Tuesday, March 11, 2014

Dr. Orthochick: Court

Me seeing a new patient in clinic today. Middle aged guy with knee pain.

Me: So what's been going on?
Patient: Well, I'm an Officer of the Court. So I need to be very active and I'm always walking or running when I'm in court. And lately my knee has gotten so bad that I can hardly do my job.
Me: OK, so--
Patient: I don't know if you've ever been to court in session, but it's busy. I need to be on my feet. So when my knee gets bad, I have trouble walking from one side of the court to the other.
Me: So are you a judge or a bailiff or something?
Patient: No, I'm a basketball referee.

That is really not my first thought when I hear Officer of the Court.

Also, he kept on referring to it as "officiating in court," which I guess is not technically incorrect, but is really freaking confusing.

Monday, March 10, 2014


"This is inpatient pharmacy. You wrote for the wrong dose of bactrim."

"I didn't write for it. I'm cross cover."

"Why are you giving this patient bactrim?"

"Uh........" (checks sign-out) "PCP prophylaxis?"

"Then the dose is too high for that."

(checks sign out again) "Oh wait, maybe they're treating PCP."

"Then the dose is too low."


Sunday, March 9, 2014


I've a favor to ask of you:

I wrote another novel, this one about medical school and gunners. I guess I'd describe it as a thriller. It's also about twice as long as The Devil Wears Scrubs, which everyone complained was too short.

I've had a few people read it, but I'd really like to get a couple more opinions and general critiques. If you'd like to be a beta reader, please send me an email. Here's what I'm looking for:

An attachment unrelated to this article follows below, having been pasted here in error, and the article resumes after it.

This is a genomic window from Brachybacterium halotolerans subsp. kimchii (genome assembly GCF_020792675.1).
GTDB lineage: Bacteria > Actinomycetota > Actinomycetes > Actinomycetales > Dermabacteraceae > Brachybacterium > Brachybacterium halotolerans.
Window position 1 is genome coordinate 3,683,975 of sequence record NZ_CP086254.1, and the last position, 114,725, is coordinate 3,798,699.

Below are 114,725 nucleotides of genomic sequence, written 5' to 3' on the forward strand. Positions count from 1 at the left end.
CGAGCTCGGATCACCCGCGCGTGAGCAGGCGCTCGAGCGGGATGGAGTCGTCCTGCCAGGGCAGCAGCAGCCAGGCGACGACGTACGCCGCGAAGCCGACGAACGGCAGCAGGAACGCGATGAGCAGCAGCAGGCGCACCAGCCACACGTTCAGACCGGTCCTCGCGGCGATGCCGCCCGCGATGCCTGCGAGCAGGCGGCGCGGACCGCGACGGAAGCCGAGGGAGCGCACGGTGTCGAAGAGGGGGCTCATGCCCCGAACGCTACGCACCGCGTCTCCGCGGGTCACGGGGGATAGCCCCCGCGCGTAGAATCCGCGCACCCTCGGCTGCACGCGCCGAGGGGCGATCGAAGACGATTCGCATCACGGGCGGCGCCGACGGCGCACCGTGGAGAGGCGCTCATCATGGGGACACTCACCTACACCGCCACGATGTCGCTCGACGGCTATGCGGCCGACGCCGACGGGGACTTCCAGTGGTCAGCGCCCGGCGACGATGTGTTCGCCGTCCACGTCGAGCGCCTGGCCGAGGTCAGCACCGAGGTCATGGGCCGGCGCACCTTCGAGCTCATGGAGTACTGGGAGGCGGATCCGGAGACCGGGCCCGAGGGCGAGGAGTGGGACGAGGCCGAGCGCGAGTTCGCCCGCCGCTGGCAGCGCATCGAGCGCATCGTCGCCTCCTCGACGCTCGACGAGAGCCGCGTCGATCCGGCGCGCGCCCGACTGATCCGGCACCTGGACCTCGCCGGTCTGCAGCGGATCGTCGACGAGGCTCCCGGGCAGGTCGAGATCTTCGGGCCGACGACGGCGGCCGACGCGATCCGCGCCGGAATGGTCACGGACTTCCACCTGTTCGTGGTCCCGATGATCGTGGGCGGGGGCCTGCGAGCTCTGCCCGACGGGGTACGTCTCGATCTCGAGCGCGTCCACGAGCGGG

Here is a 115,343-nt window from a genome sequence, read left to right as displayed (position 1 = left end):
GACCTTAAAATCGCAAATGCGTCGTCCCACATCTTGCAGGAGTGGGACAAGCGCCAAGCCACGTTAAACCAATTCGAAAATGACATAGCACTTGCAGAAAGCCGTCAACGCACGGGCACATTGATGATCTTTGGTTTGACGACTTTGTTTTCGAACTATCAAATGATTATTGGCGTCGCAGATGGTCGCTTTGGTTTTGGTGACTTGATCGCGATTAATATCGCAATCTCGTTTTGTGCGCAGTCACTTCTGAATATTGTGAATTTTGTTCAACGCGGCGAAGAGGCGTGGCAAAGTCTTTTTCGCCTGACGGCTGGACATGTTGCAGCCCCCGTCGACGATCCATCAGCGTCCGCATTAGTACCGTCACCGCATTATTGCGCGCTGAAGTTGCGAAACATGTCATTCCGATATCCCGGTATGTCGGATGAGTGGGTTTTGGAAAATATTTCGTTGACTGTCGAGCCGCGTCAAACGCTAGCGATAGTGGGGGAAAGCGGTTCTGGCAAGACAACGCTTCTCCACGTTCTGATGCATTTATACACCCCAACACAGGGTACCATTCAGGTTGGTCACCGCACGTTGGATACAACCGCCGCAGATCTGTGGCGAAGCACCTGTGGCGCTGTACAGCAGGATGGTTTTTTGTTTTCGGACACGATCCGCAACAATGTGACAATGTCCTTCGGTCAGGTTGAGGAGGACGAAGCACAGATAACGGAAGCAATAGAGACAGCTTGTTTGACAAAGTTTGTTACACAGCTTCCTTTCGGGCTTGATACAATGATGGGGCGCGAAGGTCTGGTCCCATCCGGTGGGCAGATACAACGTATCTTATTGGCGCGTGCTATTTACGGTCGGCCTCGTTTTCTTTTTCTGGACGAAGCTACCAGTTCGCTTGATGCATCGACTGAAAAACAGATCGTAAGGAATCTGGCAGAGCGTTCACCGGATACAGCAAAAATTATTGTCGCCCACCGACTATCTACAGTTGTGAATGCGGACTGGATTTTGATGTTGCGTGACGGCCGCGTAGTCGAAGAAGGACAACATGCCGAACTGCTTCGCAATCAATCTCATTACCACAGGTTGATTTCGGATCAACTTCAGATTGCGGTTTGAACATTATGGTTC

1) You have to have read and enjoyed my other book, since my writing style is what it is

2) You have to have time to do this... please don't tell me you'll get to it after your exams are over in June. I'm looking for it to be finished by the end of the month or at least mid-April. If you can't commit, please don't offer.

3) Preferably you're someone who's emailed me and who I've communicated with before, so I feel comfortable with you

4) Preferably this is something you're excited about doing, and not just a grudging favor to me

Send me an email if you're interested and I'll send you more information! Thank you!

EDIT: I got tons of replies already so no more needed! Thanks!

Saturday, March 8, 2014

Weekly Whine: No show

On my last post about people RSVPing late to a child's birthday party, someone commented:

"I agree that not RSVPing until after the date is a bit rude, but I have a feeling that even if the people did RSVP and didn't show up [Fizzy would] still find fault."

Well.... yeah! I pay by the kid, so if someone doesn't show up, I'm paying extra for them for nothing! I paid an extra several hundred dollars for my wedding reception due to people saying they'd show but didn't for no apparent reason. And I had negative income at the time. Anyone who's ever planned an event should realize this is rude.

I mean, how hard is it to tell someone you're going to be somewhere in a timely fashion and then actually show up? Doesn't anyone have a sense of responsibility anymore?

That same lovely commenter also wrote:

"I'm sorry, but the weekly whines seem really trivial and nit picky lately."

Ha. Okay, I'll try to cover more important topics like I used to, like car decals, how nobody reads the books in my book club, or my very first whine, about how the cleaning woman won't take out the garbage.

Thursday, March 6, 2014

Look alike

Lately, I've been getting a lot of good feedback from patients, which makes it hard to get as pissed at them as I'd like to be. I had a non-English speaking patient today with her son translating, which is always a hard situation, but especially hard when the patient has multiple complaints, most of which are random aches and pains, for which there is likely no answer except that she is old. Her neck hurts, her knee hurts, her hand hurts, her bunion hurts... what the hell am I supposed to do for you, lady?

I was trying to keep from becoming visibly annoyed from this long list of complaints when her son told me, "She says she's really happy to see you."

"She is?"

"Yes," he said. "She says you look like her daughter, who she hasn't seen in a long time."

Aw. How can I get annoyed with a patient who says something like that? Here, have some more vicodin.

Tuesday, March 4, 2014

Dr. Orthochick: Rapid Response